The KJF Initiative has applied for the 2011 Knight News Challenge .
By guaranteeing universal access to journalism, we can secure the fairness and depth of healthy democratic processes around the world. By creating the conditions for a more autonomous journalistic field, we can be an instrument on a shift at the heart of the balance of power.
Over the last 9 months we have been working on the understanding of new journalism in the era of mobile technologies and the wed 2.0. Many questions have come across this journey and a big effort has been made to tackle these issues. Far from the scenario we want to reach we have been constantly sharing the KJF Initiative with people in the media, students, professors and software developers.
Thanks to the support of the School of Culture and Communication at the University of Melbourne and Professor Nikos Papastergiadis, we have started with the design of a workshop series program. The idea is to create a team focused on specific goals that can strengthen the purpose of this project.
Our aim it to congregate software developers, journalists and academics to foster compelling ideas that can make the KJF Initiative an interesting, sophisticated, well structured and altruist approach to the new era of news.
This is another small step towards the real internet revolution we are claiming for. We want to create a group that works collectively to create new technology available for bloggers and independent media outlets. We want to know what journalists think about this idea, whether they are independent or work for mainstream media organizations. We want to encourage academic research regarding the relationship between news and the philosophy behind the web 2.0.
Newspapers should think about us, their audience, in terms of friendship rather than in terms of consumption. I believe that will make a big difference. The Internet has opened an opportunity for sharing and has closed the gap of time and space. These new dynamics need to be understood in wider contexts. New technologies have changed the business model of the music, news and any other media industry. Internet and mobile media are playing a defining role in the realization of new strategies for monetizing media production. However, there are different threats that stifle this possibility.
According to Jon Ippolito in his lecture in the Art & Technology Lecture series at Columbia University, new groups such as musicians, artists, activists and programmers
“… depend on easy access to each other’s time and labor. Entrenched media monopolies, on the other hand, aren’t interested in frictionless networks; their business model is based on maximizing the points of contact. Whenever a musician pays the producer, a producer pays the publisher, or a publisher pays rights holders, there’s a lawyer with his hand out skimming cash from the exchange. In fact, the more friction in that exchange, the more money lawyers make–a fact you know if you’ve ever worked with lawyers in a negotiation.”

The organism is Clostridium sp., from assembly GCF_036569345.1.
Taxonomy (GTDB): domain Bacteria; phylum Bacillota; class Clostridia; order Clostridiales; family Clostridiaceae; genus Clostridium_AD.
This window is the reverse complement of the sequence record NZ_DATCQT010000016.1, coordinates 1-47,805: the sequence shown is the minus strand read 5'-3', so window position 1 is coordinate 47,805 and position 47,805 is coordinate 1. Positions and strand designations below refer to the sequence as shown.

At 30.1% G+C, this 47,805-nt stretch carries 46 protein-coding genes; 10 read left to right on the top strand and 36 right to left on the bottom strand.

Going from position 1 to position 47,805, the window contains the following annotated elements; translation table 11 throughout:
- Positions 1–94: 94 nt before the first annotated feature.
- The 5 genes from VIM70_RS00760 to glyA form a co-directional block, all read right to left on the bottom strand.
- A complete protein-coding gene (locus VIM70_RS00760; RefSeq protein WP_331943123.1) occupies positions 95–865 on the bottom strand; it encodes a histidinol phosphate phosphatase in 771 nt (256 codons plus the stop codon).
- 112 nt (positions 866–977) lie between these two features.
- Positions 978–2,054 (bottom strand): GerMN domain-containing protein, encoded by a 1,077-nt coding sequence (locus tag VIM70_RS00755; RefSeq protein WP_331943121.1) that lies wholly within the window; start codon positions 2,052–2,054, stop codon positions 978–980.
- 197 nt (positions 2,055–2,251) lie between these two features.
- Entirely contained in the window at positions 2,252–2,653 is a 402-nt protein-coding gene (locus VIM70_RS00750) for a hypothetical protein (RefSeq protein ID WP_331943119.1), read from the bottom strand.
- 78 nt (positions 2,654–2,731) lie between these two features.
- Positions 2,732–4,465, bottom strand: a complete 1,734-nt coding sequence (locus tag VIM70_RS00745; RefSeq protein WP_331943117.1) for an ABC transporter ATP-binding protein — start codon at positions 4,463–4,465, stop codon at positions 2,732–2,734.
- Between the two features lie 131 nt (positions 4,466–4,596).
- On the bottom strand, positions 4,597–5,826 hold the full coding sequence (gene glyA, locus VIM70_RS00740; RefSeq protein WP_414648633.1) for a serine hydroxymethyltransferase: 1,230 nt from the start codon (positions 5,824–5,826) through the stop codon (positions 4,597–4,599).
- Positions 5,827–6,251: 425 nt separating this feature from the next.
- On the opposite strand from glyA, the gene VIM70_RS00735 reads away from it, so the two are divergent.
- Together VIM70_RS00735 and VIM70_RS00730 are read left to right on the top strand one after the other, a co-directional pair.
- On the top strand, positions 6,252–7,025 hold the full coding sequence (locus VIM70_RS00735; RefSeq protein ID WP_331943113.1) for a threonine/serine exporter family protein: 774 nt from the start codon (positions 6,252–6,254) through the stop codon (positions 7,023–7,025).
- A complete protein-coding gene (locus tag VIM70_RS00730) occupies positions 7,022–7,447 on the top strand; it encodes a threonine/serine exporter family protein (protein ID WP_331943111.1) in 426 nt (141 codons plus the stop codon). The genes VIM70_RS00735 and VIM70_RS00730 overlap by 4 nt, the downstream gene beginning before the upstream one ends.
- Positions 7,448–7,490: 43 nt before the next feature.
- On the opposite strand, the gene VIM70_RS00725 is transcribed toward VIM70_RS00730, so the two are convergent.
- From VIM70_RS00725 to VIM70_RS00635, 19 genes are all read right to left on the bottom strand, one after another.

Following Ippolito’s argument, this new stage where consumers were aware of the possibility of acquiring music, news, movies and so on for free, and where media companies were seeking to maintain their profit levels through lawsuits against any attempt of creating any sort of independent distribution system, evidenced two important outcomes.
First, technology started to offer technical resources to create photos, texts, blogs, private radio shows (podcasting) and videos. This, combined with the internet, PCs and less expensive and user-friendlier media, opened the gates for experimental and amateur producers.
Second, big corporations needed to access these new forms of distribution to keep the grip on business. Thus, the NASDAQ crash in 2000 was the perfect opportunity for media companies to offer funding or content licenses to start-ups in exchange for equity. Big corporations obtained internet distribution infrastructure below the market value and also saved costs in research and development.
To understand these two opposite results some academics state that existing media have differentiated the delivery of technologies and by so doing have formed central constraints on the consumption patterns. Nevertheless, a new type of content, or what some call digitized information, enabled the transmission among common channels through common reception technologies.